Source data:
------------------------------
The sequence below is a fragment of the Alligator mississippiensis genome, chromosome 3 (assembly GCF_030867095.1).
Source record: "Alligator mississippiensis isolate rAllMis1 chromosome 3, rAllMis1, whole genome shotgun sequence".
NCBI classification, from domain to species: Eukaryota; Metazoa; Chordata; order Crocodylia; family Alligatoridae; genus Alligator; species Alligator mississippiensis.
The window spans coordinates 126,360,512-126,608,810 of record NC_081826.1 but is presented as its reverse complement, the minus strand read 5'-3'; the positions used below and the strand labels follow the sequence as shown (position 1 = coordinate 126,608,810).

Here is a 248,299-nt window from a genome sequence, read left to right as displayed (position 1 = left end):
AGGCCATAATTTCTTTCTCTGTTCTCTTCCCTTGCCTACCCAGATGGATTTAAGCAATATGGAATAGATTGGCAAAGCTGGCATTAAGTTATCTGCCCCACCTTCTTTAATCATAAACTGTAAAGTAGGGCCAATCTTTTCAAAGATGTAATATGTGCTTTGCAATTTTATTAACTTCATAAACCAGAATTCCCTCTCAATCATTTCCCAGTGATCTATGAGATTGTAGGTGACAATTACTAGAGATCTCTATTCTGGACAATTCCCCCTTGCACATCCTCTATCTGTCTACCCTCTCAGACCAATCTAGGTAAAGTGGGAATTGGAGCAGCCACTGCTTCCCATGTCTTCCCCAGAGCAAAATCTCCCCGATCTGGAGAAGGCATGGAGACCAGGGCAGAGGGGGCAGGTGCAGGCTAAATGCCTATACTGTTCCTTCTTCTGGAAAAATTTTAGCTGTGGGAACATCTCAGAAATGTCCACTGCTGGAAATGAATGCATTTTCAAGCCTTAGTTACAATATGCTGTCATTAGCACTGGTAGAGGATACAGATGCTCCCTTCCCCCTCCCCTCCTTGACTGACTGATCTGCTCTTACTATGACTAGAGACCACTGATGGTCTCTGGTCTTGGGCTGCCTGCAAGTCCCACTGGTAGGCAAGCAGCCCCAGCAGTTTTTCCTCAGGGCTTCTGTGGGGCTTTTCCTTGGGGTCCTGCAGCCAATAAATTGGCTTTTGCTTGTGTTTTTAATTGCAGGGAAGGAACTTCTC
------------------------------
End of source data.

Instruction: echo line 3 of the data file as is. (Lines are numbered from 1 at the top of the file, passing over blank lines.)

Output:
NCBI classification, from domain to species: Eukaryota; Metazoa; Chordata; order Crocodylia; family Alligatoridae; genus Alligator; species Alligator mississippiensis.